We are in danger of missing legally-binding emissions targets set out in the Climate Change Act. If we’re to fulfil our international obligations under the Paris agreement, we need to up our game—and fastby Jim Skea / June 28, 2017 / Leave a comment
For those of us wrestling with how the world should respond to something so scientifically beyond doubt as man-made climate change, the rollercoaster of short-term politics is dizzying. The ups and downs make it hard to discern whether one’s glass, at any given time, is half empty or half full.
Despite recent events, my glass is, surprisingly, half full in relation to the impact of US climate policy. When it comes to the situation on this side of the pond, in contrast, my glass is half empty. This might sound counter-intuitive—but let me explain.
The immediate reaction to President Donald Trump pulling the US out of the 2015 Paris Climate Agreement—which brought all countries for the first time into a common cause to keep global temperature rise this century well below 2C above pre-industrial levels—was loud and despairing. Newly-elected President of France Emmanuel Macron said in a televised address that Trump had “committed an error for the interests of his country, his people and a mistake for the future of our planet.” And it was hard not to see it as such.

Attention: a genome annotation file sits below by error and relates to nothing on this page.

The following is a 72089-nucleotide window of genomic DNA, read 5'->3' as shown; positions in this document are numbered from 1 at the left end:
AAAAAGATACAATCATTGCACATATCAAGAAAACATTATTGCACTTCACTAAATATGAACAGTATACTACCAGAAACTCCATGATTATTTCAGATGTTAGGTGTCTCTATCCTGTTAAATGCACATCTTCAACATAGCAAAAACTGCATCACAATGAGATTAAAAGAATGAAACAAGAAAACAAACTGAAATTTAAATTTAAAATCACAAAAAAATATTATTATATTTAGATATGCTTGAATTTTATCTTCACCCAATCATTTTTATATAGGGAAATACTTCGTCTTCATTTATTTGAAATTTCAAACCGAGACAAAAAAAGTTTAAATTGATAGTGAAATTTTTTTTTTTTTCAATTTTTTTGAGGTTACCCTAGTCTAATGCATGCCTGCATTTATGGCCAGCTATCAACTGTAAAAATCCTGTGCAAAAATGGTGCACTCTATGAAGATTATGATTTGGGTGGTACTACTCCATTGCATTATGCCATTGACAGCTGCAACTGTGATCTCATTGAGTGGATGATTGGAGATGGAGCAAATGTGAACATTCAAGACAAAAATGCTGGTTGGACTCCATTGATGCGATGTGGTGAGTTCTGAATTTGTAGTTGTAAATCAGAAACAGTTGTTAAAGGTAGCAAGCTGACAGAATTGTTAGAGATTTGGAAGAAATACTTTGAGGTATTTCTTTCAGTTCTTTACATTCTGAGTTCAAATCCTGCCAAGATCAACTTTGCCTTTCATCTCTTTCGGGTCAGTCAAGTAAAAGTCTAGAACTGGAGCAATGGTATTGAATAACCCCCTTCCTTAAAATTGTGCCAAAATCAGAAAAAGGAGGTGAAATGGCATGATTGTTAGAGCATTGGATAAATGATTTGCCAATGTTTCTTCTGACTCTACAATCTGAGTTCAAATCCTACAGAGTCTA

But to Christiana Figueres, seen by many as the architect of Paris, it was “a vacuous political melodrama.” This assessment was an early, eloquent hint at a more sanguine view that has come to bear.
President Trump’s decision had the effect of galvanising the remaining big blocs—the EU, India, China and others—into reaffirming their commitment to global action. Likewise many individual US states—who between them control around 70 per cent of US carbon emissions—have also committed to delivering on Paris. And the combination of market forces and technological change is also forcing down US emissions.
According to UK energy professionals surveyed for the Energy Institute’s 2017 Energy Barometer, published yesterday, 66 per cent believe President Trump’s decision will have no effect or is surmountable if US action continues at state level and federal support is reinstated under a future administration.
Turning to the situation in the UK, I am currently less optimistic.
As one of the pioneers of climate action, the UK has traditionally been in the driving seat of the EU’s climate leadership. Founded on cross party consensus—in 2008 only three MPs voted against the UK’s ambitious domestic legislation, the Climate Change Act—it was reassuring to hear the Queen reaffirm in last week’s state opening of parliament that the government intends to “continue to support international action against climate change, including the implementation of the Paris Agreement.”
But Paris cannot simply be pigeonholed as foreign policy. It is a global agreement, but it requires clear and determined action domestically on the part of all signatories.